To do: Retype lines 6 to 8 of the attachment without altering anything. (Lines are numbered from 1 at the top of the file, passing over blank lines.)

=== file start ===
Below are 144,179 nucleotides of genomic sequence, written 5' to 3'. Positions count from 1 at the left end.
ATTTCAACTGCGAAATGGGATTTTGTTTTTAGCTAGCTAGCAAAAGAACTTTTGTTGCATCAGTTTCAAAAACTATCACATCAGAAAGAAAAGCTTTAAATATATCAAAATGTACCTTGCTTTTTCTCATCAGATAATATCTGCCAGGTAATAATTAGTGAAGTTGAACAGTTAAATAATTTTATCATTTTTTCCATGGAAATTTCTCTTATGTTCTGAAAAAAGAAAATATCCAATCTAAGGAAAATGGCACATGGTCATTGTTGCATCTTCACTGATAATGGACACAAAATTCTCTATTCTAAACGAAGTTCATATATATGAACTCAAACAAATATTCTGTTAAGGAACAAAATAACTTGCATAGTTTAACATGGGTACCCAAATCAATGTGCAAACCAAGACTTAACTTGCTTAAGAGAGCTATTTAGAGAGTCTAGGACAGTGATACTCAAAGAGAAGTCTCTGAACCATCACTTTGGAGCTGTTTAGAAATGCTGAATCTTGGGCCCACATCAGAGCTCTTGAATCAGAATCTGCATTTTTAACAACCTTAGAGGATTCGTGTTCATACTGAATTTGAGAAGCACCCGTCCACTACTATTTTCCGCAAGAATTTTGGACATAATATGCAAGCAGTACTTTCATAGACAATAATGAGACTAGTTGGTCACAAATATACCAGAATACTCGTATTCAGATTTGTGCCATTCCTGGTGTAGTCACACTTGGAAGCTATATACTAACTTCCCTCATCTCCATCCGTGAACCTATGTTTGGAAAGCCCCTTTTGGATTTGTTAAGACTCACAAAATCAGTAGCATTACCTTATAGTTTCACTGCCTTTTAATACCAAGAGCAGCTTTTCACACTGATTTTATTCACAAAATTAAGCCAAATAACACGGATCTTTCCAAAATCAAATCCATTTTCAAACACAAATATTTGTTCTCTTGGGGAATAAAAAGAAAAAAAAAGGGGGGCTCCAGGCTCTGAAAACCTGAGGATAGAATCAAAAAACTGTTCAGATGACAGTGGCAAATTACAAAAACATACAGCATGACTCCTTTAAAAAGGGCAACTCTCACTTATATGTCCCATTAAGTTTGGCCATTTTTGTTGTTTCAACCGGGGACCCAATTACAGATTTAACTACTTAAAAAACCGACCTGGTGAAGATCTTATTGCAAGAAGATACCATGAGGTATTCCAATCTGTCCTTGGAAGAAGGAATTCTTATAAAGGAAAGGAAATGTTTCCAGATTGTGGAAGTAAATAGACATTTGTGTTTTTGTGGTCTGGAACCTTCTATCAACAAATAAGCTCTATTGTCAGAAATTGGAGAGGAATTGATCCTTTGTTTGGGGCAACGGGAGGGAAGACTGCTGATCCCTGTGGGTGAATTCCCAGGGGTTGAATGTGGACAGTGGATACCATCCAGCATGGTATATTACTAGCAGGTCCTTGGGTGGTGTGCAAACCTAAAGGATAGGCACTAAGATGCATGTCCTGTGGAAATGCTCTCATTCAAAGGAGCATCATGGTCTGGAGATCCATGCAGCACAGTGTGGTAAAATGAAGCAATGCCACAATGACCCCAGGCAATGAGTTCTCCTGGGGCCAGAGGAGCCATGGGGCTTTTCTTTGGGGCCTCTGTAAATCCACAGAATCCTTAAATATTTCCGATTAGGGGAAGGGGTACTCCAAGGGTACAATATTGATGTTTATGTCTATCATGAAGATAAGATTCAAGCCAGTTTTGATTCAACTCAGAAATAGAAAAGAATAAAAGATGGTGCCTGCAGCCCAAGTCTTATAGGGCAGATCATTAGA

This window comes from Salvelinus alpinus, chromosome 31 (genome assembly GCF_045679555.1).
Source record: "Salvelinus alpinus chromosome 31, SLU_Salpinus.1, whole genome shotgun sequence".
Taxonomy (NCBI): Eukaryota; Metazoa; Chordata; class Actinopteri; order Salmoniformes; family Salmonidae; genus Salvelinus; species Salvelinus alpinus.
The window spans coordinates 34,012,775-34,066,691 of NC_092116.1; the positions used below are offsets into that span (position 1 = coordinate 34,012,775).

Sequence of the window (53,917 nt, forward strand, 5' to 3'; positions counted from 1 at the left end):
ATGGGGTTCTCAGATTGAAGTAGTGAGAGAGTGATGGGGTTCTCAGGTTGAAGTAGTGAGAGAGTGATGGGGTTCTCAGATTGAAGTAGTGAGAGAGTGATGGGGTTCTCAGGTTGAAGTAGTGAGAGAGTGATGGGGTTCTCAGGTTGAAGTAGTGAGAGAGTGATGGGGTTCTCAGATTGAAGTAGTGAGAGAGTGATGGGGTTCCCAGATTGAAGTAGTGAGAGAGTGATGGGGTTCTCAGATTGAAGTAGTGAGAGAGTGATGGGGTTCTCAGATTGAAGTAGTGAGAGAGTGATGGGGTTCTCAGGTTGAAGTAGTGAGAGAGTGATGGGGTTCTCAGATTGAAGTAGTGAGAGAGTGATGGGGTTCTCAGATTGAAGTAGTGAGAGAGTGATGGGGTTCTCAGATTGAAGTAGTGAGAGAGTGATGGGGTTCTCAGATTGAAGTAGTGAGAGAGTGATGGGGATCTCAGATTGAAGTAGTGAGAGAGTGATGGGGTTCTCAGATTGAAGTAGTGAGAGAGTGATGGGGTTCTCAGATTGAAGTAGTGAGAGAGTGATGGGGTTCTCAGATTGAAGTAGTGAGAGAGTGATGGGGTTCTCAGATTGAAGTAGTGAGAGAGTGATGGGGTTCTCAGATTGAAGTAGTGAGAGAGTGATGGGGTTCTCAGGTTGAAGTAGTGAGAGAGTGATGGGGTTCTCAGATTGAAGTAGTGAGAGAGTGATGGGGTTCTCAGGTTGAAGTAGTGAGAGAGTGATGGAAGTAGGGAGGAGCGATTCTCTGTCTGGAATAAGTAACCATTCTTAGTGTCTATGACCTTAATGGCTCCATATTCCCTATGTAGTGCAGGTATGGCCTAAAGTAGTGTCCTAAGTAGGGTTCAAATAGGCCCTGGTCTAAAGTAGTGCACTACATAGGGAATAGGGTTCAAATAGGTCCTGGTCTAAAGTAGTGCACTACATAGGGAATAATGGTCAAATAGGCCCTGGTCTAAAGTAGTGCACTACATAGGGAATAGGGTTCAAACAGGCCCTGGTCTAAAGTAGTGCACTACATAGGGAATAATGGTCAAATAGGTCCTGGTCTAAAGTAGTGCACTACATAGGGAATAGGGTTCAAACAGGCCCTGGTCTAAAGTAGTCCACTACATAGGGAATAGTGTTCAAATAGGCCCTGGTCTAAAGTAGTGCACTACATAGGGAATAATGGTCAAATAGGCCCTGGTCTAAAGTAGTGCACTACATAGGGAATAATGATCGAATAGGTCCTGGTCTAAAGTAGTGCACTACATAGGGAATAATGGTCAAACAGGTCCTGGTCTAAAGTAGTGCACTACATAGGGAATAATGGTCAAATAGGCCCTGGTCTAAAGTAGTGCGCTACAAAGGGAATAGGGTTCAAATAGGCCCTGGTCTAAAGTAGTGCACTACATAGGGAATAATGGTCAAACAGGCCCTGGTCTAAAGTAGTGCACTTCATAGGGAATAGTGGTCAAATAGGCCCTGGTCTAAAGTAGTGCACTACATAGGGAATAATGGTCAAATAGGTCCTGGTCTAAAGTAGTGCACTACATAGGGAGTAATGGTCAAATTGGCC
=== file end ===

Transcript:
The window spans coordinates 34,012,775-34,066,691 of NC_092116.1; the positions used below are offsets into that span (position 1 = coordinate 34,012,775).

Sequence of the window (53,917 nt, forward strand, 5' to 3'; positions counted from 1 at the left end):
ATGGGGTTCTCAGATTGAAGTAGTGAGAGAGTGATGGGGTTCTCAGGTTGAAGTAGTGAGAGAGTGATGGGGTTCTCAGATTGAAGTAGTGAGAGAGTGATGGGGTTCTCAGGTTGAAGTAGTGAGAGAGTGATGGGGTTCTCAGGTTGAAGTAGTGAGAGAGTGATGGGGTTCTCAGATTGAAGTAGTGAGAGAGTGATGGGGTTCCCAGATTGAAGTAGTGAGAGAGTGATGGGGTTCTCAGATTGAAGTAGTGAGAGAGTGATGGGGTTCTCAGATTGAAGTAGTGAGAGAGTGATGGGGTTCTCAGGTTGAAGTAGTGAGAGAGTGATGGGGTTCTCAGATTGAAGTAGTGAGAGAGTGATGGGGTTCTCAGATTGAAGTAGTGAGAGAGTGATGGGGTTCTCAGATTGAAGTAGTGAGAGAGTGATGGGGTTCTCAGATTGAAGTAGTGAGAGAGTGATGGGGATCTCAGATTGAAGTAGTGAGAGAGTGATGGGGTTCTCAGATTGAAGTAGTGAGAGAGTGATGGGGTTCTCAGATTGAAGTAGTGAGAGAGTGATGGGGTTCTCAGATTGAAGTAGTGAGAGAGTGATGGGGTTCTCAGATTGAAGTAGTGAGAGAGTGATGGGGTTCTCAGATTGAAGTAGTGAGAGAGTGATGGGGTTCTCAGGTTGAAGTAGTGAGAGAGTGATGGGGTTCTCAGATTGAAGTAGTGAGAGAGTGATGGGGTTCTCAGGTTGAAGTAGTGAGAGAGTGATGGAAGTAGGGAGGAGCGATTCTCTGTCTGGAATAAGTAACCATTCTTAGTGTCTATGACCTTAATGGCTCCATATTCCCTATGTAGTGCAGGTATGGCCTAAAGTAGTGTCCTAAGTAGGGTTCAAATAGGCCCTGGTCTAAAGTAGTGCACTACATAGGGAATAGGGTTCAAATAGGTCCTGGTCTAAAGTAGTGCACTACATAGGGAATAATGGTCAAATAGGCCCTGGTCTAAAGTAGTGCACTACATAGGGAATAGGGTTCAAACAGGCCCTGGTCTAAAGTAGTGCACTACATAGGGAATAATGGTCAAATAGGTCCTGGTCTAAAGTAGTGCACTACATAGGGAATAGGGTTCAAACAGGCCCTGGTCTAAAGTAGTCCACTACATAGGGAATAGTGTTCAAATAGGCCCTGGTCTAAAGTAGTGCACTACATAGGGAATAATGGTCAAATAGGCCCTGGTCTAAAGTAGTGCACTACATAGGGAATAATGATCGAATAGGTCCTGGTCTAAAGTAGTGCACTACATAGGGAATAATGGTCAAACAGGTCCTGGTCTAAAGTAGTGCACTACATAGGGAATAATGGTCAAATAGGCCCTGGTCTAAAGTAGTGCGCTACAAAGGGAATAGGGTTCAAATAGGCCCTGGTCTAAAGTAGTGCACTACATAGGGAATAATGGTCAAACAGGCCCTGGTCTAAAGTAGTGCACTTCATAGGGAATAGTGGTCAAATAGGCCCTGGTCTAAAGTAGTGCACTACATAGGGAATAATGGTCAAATAGGTCCTGGTCTAAAGTAGTGCACTACATAGGGAGTAATGGTCAAATTGGCC